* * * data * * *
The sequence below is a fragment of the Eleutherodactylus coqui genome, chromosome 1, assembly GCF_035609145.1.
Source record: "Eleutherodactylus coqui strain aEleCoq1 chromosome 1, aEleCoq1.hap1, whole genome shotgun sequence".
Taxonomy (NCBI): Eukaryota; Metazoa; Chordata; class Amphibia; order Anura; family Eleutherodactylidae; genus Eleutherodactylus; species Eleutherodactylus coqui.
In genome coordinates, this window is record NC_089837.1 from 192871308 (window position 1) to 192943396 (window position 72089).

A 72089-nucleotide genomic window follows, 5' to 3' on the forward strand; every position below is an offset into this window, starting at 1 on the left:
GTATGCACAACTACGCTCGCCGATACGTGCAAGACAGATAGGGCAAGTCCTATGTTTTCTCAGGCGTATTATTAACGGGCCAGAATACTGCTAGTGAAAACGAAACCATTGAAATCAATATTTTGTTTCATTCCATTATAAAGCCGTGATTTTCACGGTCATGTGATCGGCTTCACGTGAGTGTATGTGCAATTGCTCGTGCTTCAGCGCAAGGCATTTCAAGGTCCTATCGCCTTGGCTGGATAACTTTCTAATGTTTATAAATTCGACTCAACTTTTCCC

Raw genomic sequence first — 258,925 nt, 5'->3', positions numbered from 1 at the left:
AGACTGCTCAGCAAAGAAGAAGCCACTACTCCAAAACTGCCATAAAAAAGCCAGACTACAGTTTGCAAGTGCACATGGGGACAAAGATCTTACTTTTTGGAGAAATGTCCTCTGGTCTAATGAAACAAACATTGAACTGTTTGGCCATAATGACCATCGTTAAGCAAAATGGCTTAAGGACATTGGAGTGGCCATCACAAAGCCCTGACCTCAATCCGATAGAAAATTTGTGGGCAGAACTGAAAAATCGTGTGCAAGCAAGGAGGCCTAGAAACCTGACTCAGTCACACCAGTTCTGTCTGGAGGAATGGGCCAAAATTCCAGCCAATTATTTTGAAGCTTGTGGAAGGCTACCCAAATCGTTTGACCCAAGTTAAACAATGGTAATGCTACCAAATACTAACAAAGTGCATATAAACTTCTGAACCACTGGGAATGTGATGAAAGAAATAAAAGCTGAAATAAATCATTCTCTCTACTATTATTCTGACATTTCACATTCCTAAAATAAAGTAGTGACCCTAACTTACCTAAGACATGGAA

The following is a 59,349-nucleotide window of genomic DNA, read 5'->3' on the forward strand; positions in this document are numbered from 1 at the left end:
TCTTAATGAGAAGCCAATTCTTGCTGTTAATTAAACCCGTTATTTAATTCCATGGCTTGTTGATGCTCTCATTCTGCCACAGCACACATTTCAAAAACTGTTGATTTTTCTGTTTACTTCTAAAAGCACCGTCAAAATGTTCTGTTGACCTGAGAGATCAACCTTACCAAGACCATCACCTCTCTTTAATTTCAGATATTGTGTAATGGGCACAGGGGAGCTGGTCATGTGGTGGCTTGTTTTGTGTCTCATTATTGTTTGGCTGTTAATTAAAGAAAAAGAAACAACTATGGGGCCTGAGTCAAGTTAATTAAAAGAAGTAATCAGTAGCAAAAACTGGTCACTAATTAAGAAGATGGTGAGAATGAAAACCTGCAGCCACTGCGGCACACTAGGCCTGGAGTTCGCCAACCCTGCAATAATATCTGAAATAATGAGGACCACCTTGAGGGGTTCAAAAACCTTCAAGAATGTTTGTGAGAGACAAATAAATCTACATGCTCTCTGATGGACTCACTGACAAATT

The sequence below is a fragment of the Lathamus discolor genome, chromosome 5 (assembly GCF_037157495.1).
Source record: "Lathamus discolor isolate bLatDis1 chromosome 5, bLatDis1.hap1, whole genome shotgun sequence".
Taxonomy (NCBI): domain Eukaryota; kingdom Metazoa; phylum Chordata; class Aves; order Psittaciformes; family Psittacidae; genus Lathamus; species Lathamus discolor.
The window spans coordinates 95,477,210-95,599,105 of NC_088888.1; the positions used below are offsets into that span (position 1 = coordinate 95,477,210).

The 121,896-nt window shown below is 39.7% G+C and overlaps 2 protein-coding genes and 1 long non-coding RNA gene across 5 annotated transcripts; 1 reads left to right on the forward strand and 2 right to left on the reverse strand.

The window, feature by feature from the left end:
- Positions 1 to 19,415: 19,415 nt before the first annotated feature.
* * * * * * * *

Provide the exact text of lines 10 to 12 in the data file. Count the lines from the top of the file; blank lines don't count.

TCTTAATGAGAAGCCAATTCTTGCTGTTAATTAAACCCGTTATTTAATTCCATGGCTTGTTGATGCTCTCATTCTGCCACAGCACACATTTCAAAAACTGTTGATTTTTCTGTTTACTTCTAAAAGCACCGTCAAAATGTTCTGTTGACCTGAGAGATCAACCTTACCAAGACCATCACCTCTCTTTAATTTCAGATATTGTGTAATGGGCACAGGGGAGCTGGTCATGTGGTGGCTTGTTTTGTGTCTCATTATTGTTTGGCTGTTAATTAAAGAAAAAGAAACAACTATGGGGCCTGAGTCAAGTTAATTAAAAGAAGTAATCAGTAGCAAAAACTGGTCACTAATTAAGAAGATGGTGAGAATGAAAACCTGCAGCCACTGCGGCACACTAGGCCTGGAGTTCGCCAACCCTGCAATAATATCTGAAATAATGAGGACCACCTTGAGGGGTTCAAAAACCTTCAAGAATGTTTGTGAGAGACAAATAAATCTACATGCTCTCTGATGGACTCACTGACAAATT

The sequence below is a fragment of the Lathamus discolor genome, chromosome 5 (assembly GCF_037157495.1).
Source record: "Lathamus discolor isolate bLatDis1 chromosome 5, bLatDis1.hap1, whole genome shotgun sequence".